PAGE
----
Dawson City opened Canada’s first newly-paved runway north of the 60th parallel in 25 years Tuesday, ushering in what proponents hope will be a new era of tourism and aviation growth in the region.
An Air North ATR 42 made the company’s first landing on the asphalt strip Tuesday morning, with Captain David Lariviere, First Officer Daniel O’Leary Baikie, and Flight Attendant Brianna Stark operating the flight from Whitehorse.
“We’re absolutely thrilled to see the first scheduled flight into Dawson was 8:30 this morning, and then our first jet landing at Dawson was around noon,” said Air North founder Joe Sparling. He is a pilot, and has been flying into Dawson’s gravel strip for 42 years.
Air North is the only scheduled airline serving the community.
“It’s something Northern aviation operators have been promoting, increased and improved Northern infrastructure, for some time,” said Sparling. “I think that strategic paving of Northern airports will help Northern operators modernize their fleets and help keep travel costs down for Northerners.”
Air North also landed its first 737-500 on the paved surface Tuesday, ferrying cruise ship passengers from Fairbanks, Alaska. The company says the improvement means it won’t have to use lighter turbo-prop aircraft on the route. About 17,000 cruise ship passengers visit Dawson each year.
“In terms of the jet operations, we are able to use our more modern jets into Dawson as opposed to our older less fuel efficient gravel-capable jets,” said Sparling. “So you’ve got about a 20% fuel savings as a result of using the more modern airplane.”
Older Boeing 737-200s could be fitted with kits to protect the engines and critical surfaces from gravel damage, but those planes are nearing the end of their lives, and new the kits are not available for newer aircraft, leaving Northern communities facing the loss of jet service.
“It feels good to see this actually come to fruition,” said Dawson mayor Wayne Potoroka, crediting years of hard work and lobbying to see the project completed.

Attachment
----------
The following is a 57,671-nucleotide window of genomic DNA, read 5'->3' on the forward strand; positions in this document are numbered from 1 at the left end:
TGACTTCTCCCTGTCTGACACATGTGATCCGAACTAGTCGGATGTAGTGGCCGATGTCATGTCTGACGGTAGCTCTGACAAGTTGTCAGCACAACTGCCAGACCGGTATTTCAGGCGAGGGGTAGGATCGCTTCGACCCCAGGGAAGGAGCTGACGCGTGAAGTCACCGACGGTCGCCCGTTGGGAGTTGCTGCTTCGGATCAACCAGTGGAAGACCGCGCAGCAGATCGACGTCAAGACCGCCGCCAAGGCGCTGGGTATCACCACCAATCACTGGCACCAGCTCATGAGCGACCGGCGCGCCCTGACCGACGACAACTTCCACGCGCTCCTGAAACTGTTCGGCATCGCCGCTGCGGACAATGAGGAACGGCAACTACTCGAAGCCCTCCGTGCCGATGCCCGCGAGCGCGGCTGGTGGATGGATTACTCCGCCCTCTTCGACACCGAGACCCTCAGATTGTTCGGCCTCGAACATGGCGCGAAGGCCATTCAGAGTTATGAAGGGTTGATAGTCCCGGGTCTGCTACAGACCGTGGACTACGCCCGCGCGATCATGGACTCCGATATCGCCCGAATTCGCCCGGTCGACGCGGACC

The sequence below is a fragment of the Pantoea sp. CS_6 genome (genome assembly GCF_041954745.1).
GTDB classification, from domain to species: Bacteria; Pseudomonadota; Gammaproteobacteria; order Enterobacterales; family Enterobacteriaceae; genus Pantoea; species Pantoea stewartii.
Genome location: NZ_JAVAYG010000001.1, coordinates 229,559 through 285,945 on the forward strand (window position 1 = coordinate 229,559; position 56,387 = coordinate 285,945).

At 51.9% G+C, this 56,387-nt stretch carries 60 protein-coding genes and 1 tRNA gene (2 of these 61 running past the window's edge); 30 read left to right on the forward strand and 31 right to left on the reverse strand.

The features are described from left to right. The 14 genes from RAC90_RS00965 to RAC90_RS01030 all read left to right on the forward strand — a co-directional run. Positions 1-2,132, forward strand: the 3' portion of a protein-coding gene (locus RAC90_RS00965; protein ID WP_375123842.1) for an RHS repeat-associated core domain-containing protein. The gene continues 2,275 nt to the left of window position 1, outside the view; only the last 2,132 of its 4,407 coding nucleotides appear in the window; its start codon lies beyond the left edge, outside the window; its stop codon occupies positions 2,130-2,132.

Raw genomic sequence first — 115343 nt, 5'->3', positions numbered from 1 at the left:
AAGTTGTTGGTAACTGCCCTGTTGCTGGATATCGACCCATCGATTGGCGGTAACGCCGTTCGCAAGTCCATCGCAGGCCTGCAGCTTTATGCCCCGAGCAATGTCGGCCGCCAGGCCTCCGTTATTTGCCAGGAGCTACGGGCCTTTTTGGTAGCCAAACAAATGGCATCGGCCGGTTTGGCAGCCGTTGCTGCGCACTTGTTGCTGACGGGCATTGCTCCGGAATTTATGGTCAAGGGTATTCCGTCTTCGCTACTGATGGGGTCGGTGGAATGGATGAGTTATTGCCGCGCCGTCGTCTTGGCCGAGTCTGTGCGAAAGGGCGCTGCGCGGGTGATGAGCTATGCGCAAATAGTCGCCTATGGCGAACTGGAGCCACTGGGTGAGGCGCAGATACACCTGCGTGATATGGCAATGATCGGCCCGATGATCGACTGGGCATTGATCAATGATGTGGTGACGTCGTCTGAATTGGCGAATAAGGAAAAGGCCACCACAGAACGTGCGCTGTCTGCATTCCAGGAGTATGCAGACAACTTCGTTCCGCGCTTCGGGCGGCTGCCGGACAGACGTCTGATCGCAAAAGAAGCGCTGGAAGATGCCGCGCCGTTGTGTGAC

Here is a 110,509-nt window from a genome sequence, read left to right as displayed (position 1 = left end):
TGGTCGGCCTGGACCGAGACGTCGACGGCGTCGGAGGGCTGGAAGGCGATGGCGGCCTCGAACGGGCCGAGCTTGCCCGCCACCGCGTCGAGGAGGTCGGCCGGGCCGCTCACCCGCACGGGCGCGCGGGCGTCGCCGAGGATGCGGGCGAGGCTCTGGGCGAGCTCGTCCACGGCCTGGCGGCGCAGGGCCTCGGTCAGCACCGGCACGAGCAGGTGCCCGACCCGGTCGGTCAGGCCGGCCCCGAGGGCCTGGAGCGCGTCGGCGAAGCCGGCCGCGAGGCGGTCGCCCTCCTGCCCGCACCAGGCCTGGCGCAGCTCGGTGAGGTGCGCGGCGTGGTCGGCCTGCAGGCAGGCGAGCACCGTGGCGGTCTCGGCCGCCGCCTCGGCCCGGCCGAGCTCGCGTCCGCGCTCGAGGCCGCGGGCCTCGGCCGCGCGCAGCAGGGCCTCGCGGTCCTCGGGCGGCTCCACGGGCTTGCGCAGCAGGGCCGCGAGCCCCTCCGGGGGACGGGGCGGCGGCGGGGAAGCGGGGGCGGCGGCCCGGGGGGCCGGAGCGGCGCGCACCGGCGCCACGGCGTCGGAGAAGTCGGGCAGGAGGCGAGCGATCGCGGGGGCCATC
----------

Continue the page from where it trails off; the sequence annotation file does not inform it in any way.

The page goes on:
“This is the only international airport that I can think of that was landing planes on a gravel runway up until today,” he said.
The airport caters to tourist traffic, the area’s largest economic driver, and nearby mining operations. Potoroka is hopeful the investment will lead to more opportunities for the community.
“This has the potential to move that northern hub, or at least part of it, just a little bit further north from Whitehorse,” said Potoroka. “Air North serves communities north of us, so that also brings some possibility that we could be more of a service centre for those communities.”
“We’re already doing that, it will just allow us to build on those capabilities,” said Sparling. “In the summer, for example, eventually I can see us operating scheduled flights with the jet into Dawson and turbo-prop going from Dawson to the Northern communities and back, and the jet flying the last leg into Whitehorse.”
- Calgary International expects to pile on a quarter billion in debt to ride out the pandemic
- Canada’s airports racked up $15 billion in debt. Then the pandemic hit.
- Victoria International projects $11 million cash loss this year due to COVID
The Yukon government, which owns the airport, funded the $10 million project, arguing the former gravel runway was no longer able to handle jet traffic.
A 2013 territorial report examining the future of the gravel runway found that, “Although newer jet aircraft typically provide better route economics, they are not conducive to northern airports, particularly those which have gravel runways, due to faster landing speeds, higher tire pressures, and designs with low-slung engines (which are difficult to protect with gravel kits).”
“The reality is that [jet service] will no longer be a possibility on a gravel runway,” Richard Mostyn, Minister of Highways and Public Works, told the legislature in March. “We either forgo the jet traffic or we pave it. We decided to pave it,”
The same report also found that the unpredictable nature of the local economy and air service into Dawson made it hard to plan for the future.
Dawson’s airport was closed to all fixed-wing aircraft for a little more than a week so the paving could take place.
“It will be quite a service enhancement for Northerners and it will be very important in letting us keep prices affordable,” said Sparling.
Dawson City has had an airstrip since the early 1930s, and, despite this month’s improvement, is designated only for daytime flying due to the nearby rugged terrain.
Rankin Inlet hosted the last Northern runway conversion from gravel to asphalt in 1994.
Categories: Canadian airports and cities